Feed your dog pancreas or add pancreatic enzymes to food. That replaces those missing enzymes and helps your EPI dog absorb nutrients.
4. It’s Proactive Against Diabetes
When insulin isn’t produced, glucose builds up and your dog can become diabetic.
Type 2 diabetes is the most common in people – and it’s also the type of diabetes that cats get. But most diabetic dogs have type 1 diabetes. And it’s a lot more serious.
When the pancreas doesn’t produce insulin properly, glucose can’t get into the body’s cells. Diabetic dogs usually need lifelong treatment with insulin shots. Preventing diabetes in dogs is extremely important.
Type 1 diabetes is not caused by diet – but diet is a huge factor in preventing and managing it.
There are many nutrition related factors that can cause diabetes:
- Food allergies
- Inflammatory ingredients
- Contaminants (drugs, toxins and other endocrine-disruptors)
- Weight (fat cells secrete pro-inflammatory messenger molecules and hormones)
- Diet-related pancreatitis
According to the Washington State University College of Veterinary Medicine, “Animals that are overweight or those with inflammation of the pancreas are predisposed to developing diabetes. Some drugs can interfere with insulin, leading to diabetes.”
About 25% of diabetic dogs have or have had pancreatitis. This destroys beta cells in the pancreas … beta cells are the ones that produce insulin. So, feeding pancreas is a proactive step that may help prevent diabetes. Here’s how it works …
Pancreas contains manganese. This mineral helps insulin production for blood sugar control. And pancreatic enzyme provide efficient digestion of fat, protein and carbohydrates. This reduces the burden on a compromised pancreas and allows the pancreas to produce insulin as it should.
RELATED: What causes diabetes in dogs?
5. Pancreas Provides Enzymes For Older Dogs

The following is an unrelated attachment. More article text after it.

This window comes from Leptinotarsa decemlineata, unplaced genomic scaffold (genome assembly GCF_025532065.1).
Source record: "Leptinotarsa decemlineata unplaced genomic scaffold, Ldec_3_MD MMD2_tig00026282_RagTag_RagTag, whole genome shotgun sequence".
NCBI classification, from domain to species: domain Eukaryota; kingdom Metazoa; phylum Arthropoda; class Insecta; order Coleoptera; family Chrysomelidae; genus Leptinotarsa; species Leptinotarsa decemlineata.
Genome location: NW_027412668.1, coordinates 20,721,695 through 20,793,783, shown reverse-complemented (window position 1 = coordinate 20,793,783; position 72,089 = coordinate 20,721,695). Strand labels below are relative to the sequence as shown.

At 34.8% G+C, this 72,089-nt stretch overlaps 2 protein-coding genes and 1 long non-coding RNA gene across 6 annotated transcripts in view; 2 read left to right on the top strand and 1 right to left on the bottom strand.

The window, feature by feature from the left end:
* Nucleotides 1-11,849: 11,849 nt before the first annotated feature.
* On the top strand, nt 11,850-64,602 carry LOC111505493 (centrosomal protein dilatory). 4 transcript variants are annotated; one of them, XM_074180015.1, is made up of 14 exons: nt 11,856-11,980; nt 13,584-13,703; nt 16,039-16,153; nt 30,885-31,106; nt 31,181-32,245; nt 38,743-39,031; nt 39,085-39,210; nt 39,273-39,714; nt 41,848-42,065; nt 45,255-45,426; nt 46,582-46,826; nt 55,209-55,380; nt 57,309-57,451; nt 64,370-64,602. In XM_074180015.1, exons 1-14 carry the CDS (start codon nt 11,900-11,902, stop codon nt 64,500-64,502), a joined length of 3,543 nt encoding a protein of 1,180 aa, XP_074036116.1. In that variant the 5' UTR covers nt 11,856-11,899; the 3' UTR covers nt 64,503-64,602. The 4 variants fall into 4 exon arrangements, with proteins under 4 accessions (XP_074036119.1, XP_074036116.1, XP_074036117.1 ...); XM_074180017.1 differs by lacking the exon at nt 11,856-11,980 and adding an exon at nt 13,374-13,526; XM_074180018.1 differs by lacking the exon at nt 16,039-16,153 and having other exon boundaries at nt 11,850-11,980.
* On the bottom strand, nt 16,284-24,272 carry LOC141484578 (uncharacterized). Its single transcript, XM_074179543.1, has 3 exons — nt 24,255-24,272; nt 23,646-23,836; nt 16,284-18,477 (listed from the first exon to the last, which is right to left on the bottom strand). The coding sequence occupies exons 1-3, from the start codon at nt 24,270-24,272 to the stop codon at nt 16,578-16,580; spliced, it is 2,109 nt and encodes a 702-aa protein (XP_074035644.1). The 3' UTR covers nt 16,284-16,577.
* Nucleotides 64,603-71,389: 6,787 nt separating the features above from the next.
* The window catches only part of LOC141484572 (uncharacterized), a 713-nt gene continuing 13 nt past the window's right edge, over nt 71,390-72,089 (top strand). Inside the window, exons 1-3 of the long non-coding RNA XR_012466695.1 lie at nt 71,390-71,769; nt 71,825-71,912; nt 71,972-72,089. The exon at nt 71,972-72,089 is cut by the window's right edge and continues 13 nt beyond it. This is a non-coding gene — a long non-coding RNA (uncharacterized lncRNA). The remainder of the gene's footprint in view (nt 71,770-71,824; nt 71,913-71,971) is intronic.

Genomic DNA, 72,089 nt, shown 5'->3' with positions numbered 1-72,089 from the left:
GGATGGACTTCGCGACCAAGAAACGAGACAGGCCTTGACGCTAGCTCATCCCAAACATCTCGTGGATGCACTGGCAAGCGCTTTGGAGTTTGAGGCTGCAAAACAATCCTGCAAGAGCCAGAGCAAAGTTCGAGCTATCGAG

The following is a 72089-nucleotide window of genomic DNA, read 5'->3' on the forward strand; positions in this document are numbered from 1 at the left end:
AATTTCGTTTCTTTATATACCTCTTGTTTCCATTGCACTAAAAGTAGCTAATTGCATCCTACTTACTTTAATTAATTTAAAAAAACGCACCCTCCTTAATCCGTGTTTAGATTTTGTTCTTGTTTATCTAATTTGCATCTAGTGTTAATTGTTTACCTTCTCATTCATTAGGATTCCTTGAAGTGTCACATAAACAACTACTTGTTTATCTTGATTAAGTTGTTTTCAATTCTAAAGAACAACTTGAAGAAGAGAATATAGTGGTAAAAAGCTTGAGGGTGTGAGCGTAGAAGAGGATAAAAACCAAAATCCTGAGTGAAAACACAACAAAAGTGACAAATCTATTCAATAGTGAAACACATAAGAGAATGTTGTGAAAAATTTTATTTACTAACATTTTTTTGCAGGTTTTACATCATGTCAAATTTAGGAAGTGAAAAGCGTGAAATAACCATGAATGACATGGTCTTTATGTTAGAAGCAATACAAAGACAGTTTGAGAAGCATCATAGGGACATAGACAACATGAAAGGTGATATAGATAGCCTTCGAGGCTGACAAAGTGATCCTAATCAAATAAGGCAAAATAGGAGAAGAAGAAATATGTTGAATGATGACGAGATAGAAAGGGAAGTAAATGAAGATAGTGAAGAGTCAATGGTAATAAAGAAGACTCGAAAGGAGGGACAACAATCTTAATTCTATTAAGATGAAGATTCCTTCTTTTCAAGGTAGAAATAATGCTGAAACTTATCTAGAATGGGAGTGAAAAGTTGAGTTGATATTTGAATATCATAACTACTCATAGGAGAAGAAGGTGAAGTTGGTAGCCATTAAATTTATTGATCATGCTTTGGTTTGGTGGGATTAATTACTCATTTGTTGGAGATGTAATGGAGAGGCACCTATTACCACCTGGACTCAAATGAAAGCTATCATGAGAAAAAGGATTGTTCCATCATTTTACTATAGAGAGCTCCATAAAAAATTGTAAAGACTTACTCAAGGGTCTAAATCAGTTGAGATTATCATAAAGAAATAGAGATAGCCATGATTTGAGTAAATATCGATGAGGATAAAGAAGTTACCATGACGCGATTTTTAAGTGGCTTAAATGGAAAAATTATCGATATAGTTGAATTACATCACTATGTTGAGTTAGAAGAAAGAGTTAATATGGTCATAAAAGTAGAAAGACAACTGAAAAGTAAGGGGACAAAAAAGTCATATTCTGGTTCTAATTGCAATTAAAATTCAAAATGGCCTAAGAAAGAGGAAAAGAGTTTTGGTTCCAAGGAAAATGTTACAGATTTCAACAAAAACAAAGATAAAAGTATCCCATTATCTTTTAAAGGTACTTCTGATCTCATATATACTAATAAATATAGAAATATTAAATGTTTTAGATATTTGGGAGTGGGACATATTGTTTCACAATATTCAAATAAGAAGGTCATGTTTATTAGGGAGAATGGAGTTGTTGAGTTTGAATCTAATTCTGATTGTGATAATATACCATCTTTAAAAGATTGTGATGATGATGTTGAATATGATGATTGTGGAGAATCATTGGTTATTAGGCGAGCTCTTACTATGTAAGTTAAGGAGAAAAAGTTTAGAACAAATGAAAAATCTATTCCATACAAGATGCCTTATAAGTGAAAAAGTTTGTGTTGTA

As your dog ages his body produces fewer enzymes. It’s a natural progression. Your dog’s body can’t keep up! This means all senior dogs are likely to have an enzyme shortfall.
But younger dogs can have a deficiency too. They benefit from having digestive enzymes added to their diet.
Poor diet, drugs, city water, vaccines as well as aging can all deplete your dog’s enzyme supply.
Enzyme deficiencies can affect vital processes in your dog’s body, like …
- Immune system
- Waste and toxin elimination
- Hormone regulation
- Gallbladder function
Dogs with food intolerances, allergies, recurring ear infections or skin problems can be helped by digestive enzymes. Most of these problems are symptoms of poor gut health.
Feeding pancreas can provide your dog with the enzymes he needs.
Here’s how to go about adding pancreas to your dog’s diet.
How To Feed Dogs Pancreas
If you’re wondering about fresh raw pancreas vs powdered … research shows that both forms are effective. And you only need a little.
When feeding powdered pancreatic enzymes, ensure the product is freeze-dried. Heat destroys enzymes so don’t use a product that’s been dehydrated.
Dosing: Buy a product made for dogs and follow the product directions. If you buy a product sold for humans, assume dosing is for a 150 lb person and adjust for your dog’s weight.
Or, if you want to feed raw pancreas to your dog … 1 to 3 ounces (30-90 g) of chopped pancreas replaces one teaspoon of powdered pancreatic extract.
Feeding pancreas is definitely a good thing for your dog. Its digestive enzymes help pets digest food better … and that means any food. It increases digestion of protein, fats and carbohydrates.